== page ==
Microsoft is making some changes to the way they deliver Windows 10 to consumers, following a successful three-month launch period where the operating system has been installed on over 110 million devices.
The first part of Microsoft's new Windows 10 update delivery system is to post the operating system in Windows Update as an 'Optional Update'. This makes it easy for people to update from Windows 7 or 8.1 by simply browsing through the list of available updates and selecting to download Windows 10.
While Windows 10 will soon be posted in Windows Update, the bigger change is coming in early 2016, when Microsoft will change its listing from an 'Optional Update' to a 'Recommended Update'. This will cause Windows 10 to be downloaded and installed automatically on every system where automatic updates are enabled.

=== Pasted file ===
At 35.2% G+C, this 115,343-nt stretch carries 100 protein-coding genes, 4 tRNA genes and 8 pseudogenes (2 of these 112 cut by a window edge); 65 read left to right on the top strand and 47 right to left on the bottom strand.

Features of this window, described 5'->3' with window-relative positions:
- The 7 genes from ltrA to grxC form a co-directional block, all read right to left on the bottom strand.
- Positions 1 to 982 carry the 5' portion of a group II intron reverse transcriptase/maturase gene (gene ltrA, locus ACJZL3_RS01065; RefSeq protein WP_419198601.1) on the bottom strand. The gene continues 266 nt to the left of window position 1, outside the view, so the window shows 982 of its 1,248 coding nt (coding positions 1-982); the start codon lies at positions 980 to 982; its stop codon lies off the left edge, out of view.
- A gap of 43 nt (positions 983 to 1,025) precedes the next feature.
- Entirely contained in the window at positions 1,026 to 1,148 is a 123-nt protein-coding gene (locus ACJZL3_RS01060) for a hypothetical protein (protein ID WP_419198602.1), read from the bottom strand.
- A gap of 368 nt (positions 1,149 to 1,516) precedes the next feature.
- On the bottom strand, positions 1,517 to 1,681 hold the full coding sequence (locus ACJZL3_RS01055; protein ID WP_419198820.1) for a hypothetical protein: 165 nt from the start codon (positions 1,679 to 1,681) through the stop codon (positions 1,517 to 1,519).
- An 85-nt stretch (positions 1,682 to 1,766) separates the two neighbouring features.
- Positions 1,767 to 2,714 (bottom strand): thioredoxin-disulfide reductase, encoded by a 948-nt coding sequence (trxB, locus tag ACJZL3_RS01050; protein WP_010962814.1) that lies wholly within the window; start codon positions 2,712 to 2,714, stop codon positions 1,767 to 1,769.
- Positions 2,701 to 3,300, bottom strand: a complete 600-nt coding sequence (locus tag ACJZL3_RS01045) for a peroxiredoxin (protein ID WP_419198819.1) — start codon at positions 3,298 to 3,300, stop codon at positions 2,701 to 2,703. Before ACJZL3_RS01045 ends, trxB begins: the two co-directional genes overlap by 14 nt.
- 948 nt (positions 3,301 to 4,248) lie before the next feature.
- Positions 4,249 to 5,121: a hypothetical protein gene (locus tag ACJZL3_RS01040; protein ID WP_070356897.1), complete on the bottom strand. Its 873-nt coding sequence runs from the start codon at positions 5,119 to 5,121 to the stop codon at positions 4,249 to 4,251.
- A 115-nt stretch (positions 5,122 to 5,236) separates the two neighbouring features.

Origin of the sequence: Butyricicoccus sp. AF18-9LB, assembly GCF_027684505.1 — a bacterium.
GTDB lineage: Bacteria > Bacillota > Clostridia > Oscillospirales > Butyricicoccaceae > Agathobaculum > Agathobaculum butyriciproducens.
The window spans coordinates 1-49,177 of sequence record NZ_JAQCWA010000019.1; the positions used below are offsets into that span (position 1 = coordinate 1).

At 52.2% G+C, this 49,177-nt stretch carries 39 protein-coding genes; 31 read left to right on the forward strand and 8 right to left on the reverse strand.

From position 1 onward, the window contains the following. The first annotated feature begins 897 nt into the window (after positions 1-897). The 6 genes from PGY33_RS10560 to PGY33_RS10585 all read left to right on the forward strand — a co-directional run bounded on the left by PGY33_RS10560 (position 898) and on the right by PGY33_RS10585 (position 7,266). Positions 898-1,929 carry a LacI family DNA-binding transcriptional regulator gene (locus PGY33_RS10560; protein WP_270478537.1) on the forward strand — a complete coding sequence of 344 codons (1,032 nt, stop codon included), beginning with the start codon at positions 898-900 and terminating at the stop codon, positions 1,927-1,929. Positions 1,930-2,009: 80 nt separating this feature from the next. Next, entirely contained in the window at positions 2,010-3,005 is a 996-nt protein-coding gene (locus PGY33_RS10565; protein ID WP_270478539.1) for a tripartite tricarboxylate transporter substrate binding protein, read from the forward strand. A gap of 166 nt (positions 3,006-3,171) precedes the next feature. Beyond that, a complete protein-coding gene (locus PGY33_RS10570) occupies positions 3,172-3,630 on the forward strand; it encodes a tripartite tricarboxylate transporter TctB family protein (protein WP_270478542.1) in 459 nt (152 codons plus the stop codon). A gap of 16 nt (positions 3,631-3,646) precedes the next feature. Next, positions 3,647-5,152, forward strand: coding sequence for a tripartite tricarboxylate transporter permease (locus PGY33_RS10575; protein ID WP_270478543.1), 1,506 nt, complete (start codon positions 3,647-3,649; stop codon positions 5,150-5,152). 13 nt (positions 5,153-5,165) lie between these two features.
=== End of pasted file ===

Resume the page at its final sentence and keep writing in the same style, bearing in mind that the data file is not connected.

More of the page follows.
The installer won't fully update your PC to Windows 10 without user intervention, and Microsoft is making it clear that you will be "clearly prompted to choose whether to continue or not". However the choice to make it a "Recommended" update will cause Windows 10 to be automatically downloaded, which may be an annoyance for those on limited bandwidth or download caps.
Microsoft is also planning to update the Media Creation Tool to create a universal DVD ISO or USB key that can facilitate an upgrade to any Windows 10 version: both 32- and 64-bit variants, and both the Home and Pro versions.
As for users of pirated Windows, Microsoft will be trialing a new upgrade process that's designed to get more non-genuine users purchasing Windows 10. After a pirate user upgrades to Windows 10, they'll see a button in the Windows activation menu that will send them to the Windows Store for one-click purchasing.
The new button for pirated users will first roll out in the United States, before Microsoft brings it to other nations.